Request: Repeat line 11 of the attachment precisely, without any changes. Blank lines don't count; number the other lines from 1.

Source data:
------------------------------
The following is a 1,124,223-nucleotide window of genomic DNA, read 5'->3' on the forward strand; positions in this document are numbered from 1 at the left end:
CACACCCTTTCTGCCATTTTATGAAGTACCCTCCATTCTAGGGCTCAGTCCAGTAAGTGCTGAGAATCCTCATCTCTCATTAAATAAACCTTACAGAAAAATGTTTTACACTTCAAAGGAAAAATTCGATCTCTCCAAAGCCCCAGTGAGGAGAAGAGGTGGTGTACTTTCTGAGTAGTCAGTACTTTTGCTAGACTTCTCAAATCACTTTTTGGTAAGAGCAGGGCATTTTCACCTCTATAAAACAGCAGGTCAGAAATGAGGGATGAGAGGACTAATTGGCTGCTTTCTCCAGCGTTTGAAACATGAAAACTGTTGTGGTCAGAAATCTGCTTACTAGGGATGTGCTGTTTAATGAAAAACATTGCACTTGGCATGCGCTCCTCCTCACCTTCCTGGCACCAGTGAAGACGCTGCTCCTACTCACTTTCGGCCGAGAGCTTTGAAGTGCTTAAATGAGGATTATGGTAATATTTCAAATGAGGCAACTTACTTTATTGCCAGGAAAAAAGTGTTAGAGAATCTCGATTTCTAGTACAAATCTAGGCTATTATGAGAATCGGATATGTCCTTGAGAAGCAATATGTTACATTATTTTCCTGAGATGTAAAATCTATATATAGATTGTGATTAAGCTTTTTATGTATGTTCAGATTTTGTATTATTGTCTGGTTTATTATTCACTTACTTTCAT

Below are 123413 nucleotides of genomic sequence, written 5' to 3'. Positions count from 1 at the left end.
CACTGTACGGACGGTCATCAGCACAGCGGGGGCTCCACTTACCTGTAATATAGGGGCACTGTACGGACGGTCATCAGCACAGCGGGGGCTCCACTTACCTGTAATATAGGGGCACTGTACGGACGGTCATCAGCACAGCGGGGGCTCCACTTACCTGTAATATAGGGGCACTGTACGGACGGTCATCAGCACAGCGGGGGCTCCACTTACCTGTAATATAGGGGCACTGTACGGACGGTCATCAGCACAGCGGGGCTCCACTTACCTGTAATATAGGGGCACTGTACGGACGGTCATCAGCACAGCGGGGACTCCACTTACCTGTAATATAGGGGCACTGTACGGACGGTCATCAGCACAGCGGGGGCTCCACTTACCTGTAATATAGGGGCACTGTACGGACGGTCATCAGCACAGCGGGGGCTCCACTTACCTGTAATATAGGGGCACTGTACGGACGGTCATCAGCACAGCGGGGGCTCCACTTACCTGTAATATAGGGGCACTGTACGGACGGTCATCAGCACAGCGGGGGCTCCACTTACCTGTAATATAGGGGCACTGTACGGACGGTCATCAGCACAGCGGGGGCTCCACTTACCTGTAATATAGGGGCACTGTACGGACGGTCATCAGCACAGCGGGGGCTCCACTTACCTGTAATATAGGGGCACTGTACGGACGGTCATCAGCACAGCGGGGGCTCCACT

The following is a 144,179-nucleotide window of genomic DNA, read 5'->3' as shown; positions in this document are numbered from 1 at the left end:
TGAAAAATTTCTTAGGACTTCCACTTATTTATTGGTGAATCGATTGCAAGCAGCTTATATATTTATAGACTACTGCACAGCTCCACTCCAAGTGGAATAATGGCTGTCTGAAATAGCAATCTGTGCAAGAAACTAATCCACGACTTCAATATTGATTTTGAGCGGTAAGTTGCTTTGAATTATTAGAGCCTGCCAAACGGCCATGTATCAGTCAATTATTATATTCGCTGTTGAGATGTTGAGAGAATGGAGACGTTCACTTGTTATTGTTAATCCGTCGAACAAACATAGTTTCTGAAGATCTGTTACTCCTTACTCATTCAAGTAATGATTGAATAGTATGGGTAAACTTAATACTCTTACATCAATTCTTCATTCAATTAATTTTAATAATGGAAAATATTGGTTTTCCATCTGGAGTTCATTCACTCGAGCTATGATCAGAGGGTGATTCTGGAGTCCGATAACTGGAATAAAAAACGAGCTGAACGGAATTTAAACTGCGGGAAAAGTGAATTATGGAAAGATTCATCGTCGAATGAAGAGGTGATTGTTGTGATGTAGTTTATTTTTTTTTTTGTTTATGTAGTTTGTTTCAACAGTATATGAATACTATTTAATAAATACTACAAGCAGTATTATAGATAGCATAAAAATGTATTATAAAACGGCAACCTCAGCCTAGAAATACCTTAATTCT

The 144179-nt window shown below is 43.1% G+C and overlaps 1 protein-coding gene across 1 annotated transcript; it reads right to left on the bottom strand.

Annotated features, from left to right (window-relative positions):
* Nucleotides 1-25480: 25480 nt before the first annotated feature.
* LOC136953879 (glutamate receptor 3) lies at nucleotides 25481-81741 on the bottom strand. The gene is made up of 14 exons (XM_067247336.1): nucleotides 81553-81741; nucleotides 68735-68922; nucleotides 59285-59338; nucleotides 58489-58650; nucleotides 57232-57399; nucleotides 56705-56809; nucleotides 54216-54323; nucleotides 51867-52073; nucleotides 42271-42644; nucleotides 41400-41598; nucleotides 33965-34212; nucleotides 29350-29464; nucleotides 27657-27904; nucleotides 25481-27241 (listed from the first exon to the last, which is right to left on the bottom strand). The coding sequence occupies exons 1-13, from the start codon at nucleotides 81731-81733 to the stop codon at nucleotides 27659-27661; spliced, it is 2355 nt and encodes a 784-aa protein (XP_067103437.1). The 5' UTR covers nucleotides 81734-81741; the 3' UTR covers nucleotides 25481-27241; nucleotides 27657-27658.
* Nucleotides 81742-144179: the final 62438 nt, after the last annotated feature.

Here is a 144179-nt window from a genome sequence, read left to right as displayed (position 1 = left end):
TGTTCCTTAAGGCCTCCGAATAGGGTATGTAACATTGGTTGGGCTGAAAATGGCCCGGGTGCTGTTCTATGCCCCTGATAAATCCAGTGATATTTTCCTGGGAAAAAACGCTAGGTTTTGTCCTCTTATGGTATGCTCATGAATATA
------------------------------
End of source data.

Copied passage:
* Nucleotides 81742-144179: the final 62438 nt, after the last annotated feature.